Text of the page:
George A. Bowers Sr.: Unmarked pavement is dangerous

George Bowers Sr.

Subcontractors for the Virginia Department of Transportation have been busy repaving several roads around the county, including a few that I travel daily to and from my home. Laying asphalt in 90 degree temperatures has to be rather brutal but the workers have been diligent nevertheless.

During such operations, it’s common to encounter any number of road signs, including “Flagman Ahead,” “Roadwork,” “Caution,” and “Unmarked Pavement.” This last sign communicates an important truth to any driver who will be maneuvering on the fresh roadway. Because the line truck has not yet come by to repaint the yellow stripes down the center of the road, it can be difficult to determine exactly where one is on the road surface, particularly at night. As a result, one can very easily drift into the oncoming lane especially around turns and over hills.

To help prevent such incidents, the workers will often put temporary yellow markers down the middle of the road to delineate the two lanes of opposite travel. Even though there is nothing to prevent a driver from crossing these temporary markers or painted lines, both provide appropriate guidance and have saved countless lives. In areas of heavy traffic and intense construction, concrete barriers are often erected to make it nearly impossible for an automobile to cross into the oncoming lane. If this happens, even accidentally, it could result in a fatal head-on collision.

So too, it is vitally important to have clear moral markers in life. It’s essential to know where and when we can participate in certain events and behaviors without causing problems for others or encountering danger ourselves. Clear boundaries, whether on the road, in sports, or in life can prevent a boat-load of pain. And failing to respect these markings can and does result in a multitude of collisions that injures both ourselves as well as those around us.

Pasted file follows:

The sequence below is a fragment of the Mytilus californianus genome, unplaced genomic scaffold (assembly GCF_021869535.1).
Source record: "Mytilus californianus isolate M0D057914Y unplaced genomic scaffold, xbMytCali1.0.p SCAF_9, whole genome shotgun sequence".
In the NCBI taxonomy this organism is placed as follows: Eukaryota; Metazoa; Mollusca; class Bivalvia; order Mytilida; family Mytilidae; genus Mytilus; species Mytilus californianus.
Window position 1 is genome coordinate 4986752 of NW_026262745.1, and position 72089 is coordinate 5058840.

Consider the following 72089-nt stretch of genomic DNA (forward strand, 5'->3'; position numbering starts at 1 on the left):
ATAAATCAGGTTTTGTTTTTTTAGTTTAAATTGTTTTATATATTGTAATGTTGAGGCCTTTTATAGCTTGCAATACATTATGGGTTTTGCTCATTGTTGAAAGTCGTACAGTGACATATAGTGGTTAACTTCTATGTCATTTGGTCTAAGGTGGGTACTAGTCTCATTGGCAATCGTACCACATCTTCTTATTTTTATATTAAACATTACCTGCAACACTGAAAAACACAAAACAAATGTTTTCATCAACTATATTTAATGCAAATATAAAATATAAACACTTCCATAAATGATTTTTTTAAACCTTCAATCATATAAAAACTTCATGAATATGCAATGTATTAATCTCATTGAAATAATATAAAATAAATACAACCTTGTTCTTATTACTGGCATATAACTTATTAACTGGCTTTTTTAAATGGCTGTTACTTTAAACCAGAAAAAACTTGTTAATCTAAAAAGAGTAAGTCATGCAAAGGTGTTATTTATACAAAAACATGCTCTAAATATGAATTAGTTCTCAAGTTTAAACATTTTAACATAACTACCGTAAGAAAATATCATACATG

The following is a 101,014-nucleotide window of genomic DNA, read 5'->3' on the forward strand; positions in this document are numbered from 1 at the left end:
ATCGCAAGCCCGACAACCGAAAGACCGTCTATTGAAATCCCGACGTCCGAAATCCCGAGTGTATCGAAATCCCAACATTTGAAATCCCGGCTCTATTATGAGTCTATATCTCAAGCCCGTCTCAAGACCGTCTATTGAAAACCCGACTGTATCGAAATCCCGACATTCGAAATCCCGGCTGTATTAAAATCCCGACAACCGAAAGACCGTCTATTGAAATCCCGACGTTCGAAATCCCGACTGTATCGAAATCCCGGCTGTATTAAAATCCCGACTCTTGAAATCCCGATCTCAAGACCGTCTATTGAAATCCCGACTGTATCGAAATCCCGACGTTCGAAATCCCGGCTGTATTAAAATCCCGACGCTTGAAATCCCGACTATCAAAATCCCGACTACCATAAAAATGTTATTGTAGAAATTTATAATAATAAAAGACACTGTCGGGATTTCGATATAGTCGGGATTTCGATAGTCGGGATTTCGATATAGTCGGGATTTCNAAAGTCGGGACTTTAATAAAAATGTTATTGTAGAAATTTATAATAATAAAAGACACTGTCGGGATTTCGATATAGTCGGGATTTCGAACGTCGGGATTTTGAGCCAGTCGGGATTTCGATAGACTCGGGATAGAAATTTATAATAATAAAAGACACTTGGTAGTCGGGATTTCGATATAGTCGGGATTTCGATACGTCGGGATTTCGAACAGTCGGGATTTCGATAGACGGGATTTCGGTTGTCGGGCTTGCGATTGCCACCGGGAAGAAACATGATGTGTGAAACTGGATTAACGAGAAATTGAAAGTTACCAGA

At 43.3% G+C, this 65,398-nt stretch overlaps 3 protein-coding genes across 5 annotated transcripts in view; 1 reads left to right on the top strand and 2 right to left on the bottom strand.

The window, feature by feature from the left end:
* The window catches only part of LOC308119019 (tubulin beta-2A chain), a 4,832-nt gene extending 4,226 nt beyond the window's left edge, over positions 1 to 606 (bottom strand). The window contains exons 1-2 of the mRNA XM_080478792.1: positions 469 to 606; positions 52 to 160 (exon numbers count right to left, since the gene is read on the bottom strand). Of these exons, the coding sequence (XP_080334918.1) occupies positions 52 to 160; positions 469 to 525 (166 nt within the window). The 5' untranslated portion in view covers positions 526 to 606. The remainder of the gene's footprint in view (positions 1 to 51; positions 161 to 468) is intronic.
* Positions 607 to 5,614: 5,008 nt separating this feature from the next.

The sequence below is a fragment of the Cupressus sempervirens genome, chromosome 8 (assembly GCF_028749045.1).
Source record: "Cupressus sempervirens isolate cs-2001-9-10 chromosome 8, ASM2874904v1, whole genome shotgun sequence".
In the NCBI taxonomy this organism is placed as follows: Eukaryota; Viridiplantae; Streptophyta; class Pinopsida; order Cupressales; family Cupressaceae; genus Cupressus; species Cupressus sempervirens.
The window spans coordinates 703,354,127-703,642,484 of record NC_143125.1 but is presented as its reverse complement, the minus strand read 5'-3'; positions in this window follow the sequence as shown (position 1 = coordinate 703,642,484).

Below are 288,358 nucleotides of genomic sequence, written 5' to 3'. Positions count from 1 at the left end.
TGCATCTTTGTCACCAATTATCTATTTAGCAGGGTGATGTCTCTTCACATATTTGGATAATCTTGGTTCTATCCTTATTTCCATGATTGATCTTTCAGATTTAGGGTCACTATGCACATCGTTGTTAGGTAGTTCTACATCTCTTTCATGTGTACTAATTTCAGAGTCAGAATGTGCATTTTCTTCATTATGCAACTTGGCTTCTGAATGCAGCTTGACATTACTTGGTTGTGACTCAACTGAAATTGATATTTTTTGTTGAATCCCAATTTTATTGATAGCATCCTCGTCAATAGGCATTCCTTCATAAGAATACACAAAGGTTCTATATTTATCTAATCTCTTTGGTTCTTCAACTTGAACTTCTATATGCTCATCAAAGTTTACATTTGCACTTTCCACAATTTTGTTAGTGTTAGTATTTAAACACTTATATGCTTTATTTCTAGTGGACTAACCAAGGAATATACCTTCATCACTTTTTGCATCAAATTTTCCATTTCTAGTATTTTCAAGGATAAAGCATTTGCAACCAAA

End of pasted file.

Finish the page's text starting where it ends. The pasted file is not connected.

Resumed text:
The highway workers who mark our roads are not out to spoil our fun or ruin our lives. Their work of providing clear demarcation is for our own well-being and safety. So too is that of the heavenly father as he marked out the roads of life. He has put certain warnings and guidelines in place that, like the painted lines, we can freely cross if we choose to, but not without causing significant pain to ourselves and others. The Ten Commandments of the Old Testament and the teachings of Jesus and Paul in the New provide clear direction for our own benefit.

In the past many of these Biblical guidelines were incorporated into the laws of our country because our founders understood God’s divine wisdom in painting the lines where he did. Unfortunately, more and more of those distinguishing marks that guided past generations successfully through life are being removed, erased, or paved over by judges, governors, presidents, and legislatures. On top it, the pace of life has accelerated with many more opportunities to stray through drugs, pornography, Internet gambling and a host of other easily accessible temptations. As a result, the moral roadways of America are much more dangerous and deadly today and consequently we see the results of such boundary removals in the wrecked lives strewn along life’s paths.

The removal of these institutional lines has made it more important than ever for each person to look to the builder of life’s roadways for his much needed direction. By inviting Jesus into our hearts and by asking his Holy Spirit to guide our every step, we can travel through life more safely and reach an eternal destination beyond our dreams. His guidebook, the Bible, provides boundaries which protect everyone. While it won’t guarantee that no accidents will occur, it will make our journeys much less hazardous.

Blessed traveling, George

George Bowers Sr. is the pastor of Antioch Church of the Brethren in Woodstock and the author of four books, including his latest book of poetry, “Wit and Wisdom of the Woods.” He can be reached at gabowers@shentel.net.